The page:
Bioprinting with human stem cell-laden alginate-gelatin bioink and bioactive glass for tissue engineering


  • Krishna C. R. Kolan Department of Mechanical and Aerospace Engineering, Missouri University of Science and Technology, Rolla, Missouri, USA
  • Julie A. Semon Department of Biological Sciences, Missouri University of Science and Technology, Rolla, Missouri, USA
  • Bradley Bromet Department of Biological Sciences, Missouri University of Science and Technology, Rolla, Missouri, USA
  • Delbert E. Day Department of Materials Science and Engineering, Missouri University of Science and Technology, Rolla, Missouri, USA
  • Ming C. Leu Department of Mechanical and Aerospace Engineering, Missouri University of Science and Technology, Rolla, Missouri, USA



Bioprinting, Alginate-gelatin bioink, Borate bioactive glass, Human adipose-derived stem cells Polymer/bioactive glass composite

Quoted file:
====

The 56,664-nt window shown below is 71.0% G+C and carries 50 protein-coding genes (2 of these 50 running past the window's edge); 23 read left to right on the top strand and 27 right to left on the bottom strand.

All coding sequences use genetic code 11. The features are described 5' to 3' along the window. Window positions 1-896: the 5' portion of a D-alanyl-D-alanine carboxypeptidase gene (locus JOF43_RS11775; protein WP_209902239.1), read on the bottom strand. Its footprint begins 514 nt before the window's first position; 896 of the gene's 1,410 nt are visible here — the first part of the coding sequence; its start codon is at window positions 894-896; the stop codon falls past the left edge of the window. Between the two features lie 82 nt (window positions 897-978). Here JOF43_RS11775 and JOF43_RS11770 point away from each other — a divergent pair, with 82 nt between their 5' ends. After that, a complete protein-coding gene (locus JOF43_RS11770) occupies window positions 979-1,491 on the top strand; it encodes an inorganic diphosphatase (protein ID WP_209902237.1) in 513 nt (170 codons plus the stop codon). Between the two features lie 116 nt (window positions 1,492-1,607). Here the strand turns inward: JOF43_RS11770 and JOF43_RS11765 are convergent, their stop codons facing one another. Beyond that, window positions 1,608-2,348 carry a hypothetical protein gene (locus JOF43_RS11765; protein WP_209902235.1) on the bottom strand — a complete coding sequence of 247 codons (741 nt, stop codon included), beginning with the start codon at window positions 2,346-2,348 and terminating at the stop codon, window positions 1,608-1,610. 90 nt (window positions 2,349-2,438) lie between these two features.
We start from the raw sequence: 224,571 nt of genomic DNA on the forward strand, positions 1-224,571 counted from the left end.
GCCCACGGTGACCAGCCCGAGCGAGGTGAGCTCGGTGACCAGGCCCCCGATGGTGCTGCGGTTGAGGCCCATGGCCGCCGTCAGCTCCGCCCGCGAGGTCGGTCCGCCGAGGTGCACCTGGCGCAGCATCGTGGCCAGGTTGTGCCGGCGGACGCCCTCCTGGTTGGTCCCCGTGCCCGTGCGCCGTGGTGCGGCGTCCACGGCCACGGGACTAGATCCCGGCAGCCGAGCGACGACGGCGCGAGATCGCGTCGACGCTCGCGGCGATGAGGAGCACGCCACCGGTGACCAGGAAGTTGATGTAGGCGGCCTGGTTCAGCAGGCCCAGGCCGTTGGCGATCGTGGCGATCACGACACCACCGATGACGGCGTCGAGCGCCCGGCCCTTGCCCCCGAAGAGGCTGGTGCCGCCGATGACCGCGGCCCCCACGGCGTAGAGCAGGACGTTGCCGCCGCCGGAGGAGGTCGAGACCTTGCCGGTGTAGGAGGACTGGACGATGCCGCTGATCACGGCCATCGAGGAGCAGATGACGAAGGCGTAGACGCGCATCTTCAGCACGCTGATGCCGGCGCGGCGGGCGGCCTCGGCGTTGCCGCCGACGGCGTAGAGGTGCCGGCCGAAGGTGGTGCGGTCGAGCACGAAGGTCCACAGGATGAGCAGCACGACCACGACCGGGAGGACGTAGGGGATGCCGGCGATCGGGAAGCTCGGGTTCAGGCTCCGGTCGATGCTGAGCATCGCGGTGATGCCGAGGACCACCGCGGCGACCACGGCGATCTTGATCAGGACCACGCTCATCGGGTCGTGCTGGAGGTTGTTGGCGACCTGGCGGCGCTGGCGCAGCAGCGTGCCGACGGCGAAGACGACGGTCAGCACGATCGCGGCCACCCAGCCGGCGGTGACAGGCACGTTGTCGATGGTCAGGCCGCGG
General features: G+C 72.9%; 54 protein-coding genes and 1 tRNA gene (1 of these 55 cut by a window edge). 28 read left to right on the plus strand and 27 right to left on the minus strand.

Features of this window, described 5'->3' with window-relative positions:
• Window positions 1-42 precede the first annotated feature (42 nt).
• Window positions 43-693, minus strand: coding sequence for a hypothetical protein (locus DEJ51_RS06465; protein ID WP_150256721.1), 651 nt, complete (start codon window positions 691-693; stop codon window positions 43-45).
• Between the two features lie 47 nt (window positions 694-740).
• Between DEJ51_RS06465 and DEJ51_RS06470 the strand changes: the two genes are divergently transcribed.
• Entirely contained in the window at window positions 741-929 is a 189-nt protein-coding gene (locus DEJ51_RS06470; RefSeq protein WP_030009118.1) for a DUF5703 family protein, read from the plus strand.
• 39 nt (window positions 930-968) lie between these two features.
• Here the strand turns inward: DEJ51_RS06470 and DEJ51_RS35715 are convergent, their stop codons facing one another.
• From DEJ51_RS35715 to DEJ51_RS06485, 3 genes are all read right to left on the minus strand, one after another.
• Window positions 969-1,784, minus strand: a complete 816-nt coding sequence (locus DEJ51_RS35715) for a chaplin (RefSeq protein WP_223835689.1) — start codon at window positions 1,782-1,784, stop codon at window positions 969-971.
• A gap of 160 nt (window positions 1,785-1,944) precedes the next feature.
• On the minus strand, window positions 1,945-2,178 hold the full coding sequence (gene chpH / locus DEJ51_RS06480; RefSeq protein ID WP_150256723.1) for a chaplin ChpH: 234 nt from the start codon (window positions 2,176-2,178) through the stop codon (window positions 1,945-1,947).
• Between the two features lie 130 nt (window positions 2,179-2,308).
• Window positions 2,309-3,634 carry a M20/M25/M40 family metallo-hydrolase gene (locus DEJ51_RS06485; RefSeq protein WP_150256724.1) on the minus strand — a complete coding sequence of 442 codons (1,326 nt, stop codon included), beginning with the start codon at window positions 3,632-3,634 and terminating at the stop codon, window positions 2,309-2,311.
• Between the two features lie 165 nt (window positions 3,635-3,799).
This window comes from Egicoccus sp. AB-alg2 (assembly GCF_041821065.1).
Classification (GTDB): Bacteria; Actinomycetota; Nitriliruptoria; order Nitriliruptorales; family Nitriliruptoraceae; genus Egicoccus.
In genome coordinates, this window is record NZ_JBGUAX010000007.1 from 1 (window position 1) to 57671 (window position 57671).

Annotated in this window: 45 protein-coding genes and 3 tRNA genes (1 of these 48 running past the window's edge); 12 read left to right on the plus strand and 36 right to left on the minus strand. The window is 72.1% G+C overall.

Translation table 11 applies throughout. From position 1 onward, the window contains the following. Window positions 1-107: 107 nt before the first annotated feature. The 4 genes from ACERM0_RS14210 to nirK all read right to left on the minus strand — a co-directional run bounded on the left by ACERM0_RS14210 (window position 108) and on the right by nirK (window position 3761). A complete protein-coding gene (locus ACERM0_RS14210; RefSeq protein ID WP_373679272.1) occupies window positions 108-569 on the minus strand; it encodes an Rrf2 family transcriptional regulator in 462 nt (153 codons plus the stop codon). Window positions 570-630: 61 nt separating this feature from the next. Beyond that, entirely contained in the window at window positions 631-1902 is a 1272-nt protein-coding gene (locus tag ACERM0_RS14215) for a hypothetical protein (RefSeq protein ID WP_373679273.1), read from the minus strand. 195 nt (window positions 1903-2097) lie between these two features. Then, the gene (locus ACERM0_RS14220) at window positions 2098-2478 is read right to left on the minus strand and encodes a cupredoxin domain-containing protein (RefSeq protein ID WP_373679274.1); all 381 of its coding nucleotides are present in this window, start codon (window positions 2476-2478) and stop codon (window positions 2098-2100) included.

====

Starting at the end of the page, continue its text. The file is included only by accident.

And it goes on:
Three-dimensional (3D) bioprinting technologies have shown great potential in the fabrication of 3D models for different human tissues. Stem cells are an attractive cell source in tissue engineering as they can be directed by material and environmental cues to differentiate into multiple cell types for tissue repair and regeneration. In this study, we investigate the viability of human adipose-derived mesenchymal stem cells (ASCs) in alginate-gelatin (Alg-Gel) hydrogel bioprinted with or without bioactive glass. Highly angiogenic borate bioactive glass (13-93B3) in 50 wt% is added to polycaprolactone (PCL) to fabricate scaffolds using a solvent-based extrusion 3D bioprinting technique. The fabricated scaffolds with 12 × 12 × 1 mm3 in overall dimensions are physically characterized, and the glass dissolution from PCL/glass composite over a period of 28 days is studied. Alg-Gel composite hydrogel is used as a bioink to suspend ASCs, and scaffolds are then bioprinted in different configurations: Bioink only, PCL+bioink, and PCL/glass+bioink, to investigate ASC viability. The results indicate the feasibility of the solvent-based bioprinting process to fabricate 3D cellularized scaffolds with more than 80% viability on day 0. The decrease in viability after 7 days due to glass concentration and static culture conditions is discussed. The feasibility of modifying Alg-Gel with 13-93B3 glass for bioprinting is also investigated, and the results are discussed.


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